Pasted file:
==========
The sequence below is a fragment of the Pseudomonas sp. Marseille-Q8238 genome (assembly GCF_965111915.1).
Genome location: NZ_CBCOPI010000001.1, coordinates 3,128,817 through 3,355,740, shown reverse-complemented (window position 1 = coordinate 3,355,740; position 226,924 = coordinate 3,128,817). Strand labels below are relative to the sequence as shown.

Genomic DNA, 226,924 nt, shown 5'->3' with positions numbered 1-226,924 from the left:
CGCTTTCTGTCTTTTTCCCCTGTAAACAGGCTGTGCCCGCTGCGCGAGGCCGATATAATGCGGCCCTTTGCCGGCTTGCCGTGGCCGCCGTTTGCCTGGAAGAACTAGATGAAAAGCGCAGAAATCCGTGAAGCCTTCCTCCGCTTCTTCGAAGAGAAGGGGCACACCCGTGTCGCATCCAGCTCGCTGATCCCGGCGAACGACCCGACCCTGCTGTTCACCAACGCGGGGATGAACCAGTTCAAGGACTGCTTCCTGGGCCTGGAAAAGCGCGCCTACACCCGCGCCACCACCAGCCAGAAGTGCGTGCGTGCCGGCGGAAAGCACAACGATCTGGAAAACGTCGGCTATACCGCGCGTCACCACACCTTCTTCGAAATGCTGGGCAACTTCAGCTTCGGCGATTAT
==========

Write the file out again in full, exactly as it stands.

The sequence below is a fragment of the Pseudomonas sp. Marseille-Q8238 genome (assembly GCF_965111915.1).
Genome location: NZ_CBCOPI010000001.1, coordinates 3,128,817 through 3,355,740, shown reverse-complemented (window position 1 = coordinate 3,355,740; position 226,924 = coordinate 3,128,817). Strand labels below are relative to the sequence as shown.

Genomic DNA, 226,924 nt, shown 5'->3' with positions numbered 1-226,924 from the left:
CGCTTTCTGTCTTTTTCCCCTGTAAACAGGCTGTGCCCGCTGCGCGAGGCCGATATAATGCGGCCCTTTGCCGGCTTGCCGTGGCCGCCGTTTGCCTGGAAGAACTAGATGAAAAGCGCAGAAATCCGTGAAGCCTTCCTCCGCTTCTTCGAAGAGAAGGGGCACACCCGTGTCGCATCCAGCTCGCTGATCCCGGCGAACGACCCGACCCTGCTGTTCACCAACGCGGGGATGAACCAGTTCAAGGACTGCTTCCTGGGCCTGGAAAAGCGCGCCTACACCCGCGCCACCACCAGCCAGAAGTGCGTGCGTGCCGGCGGAAAGCACAACGATCTGGAAAACGTCGGCTATACCGCGCGTCACCACACCTTCTTCGAAATGCTGGGCAACTTCAGCTTCGGCGATTAT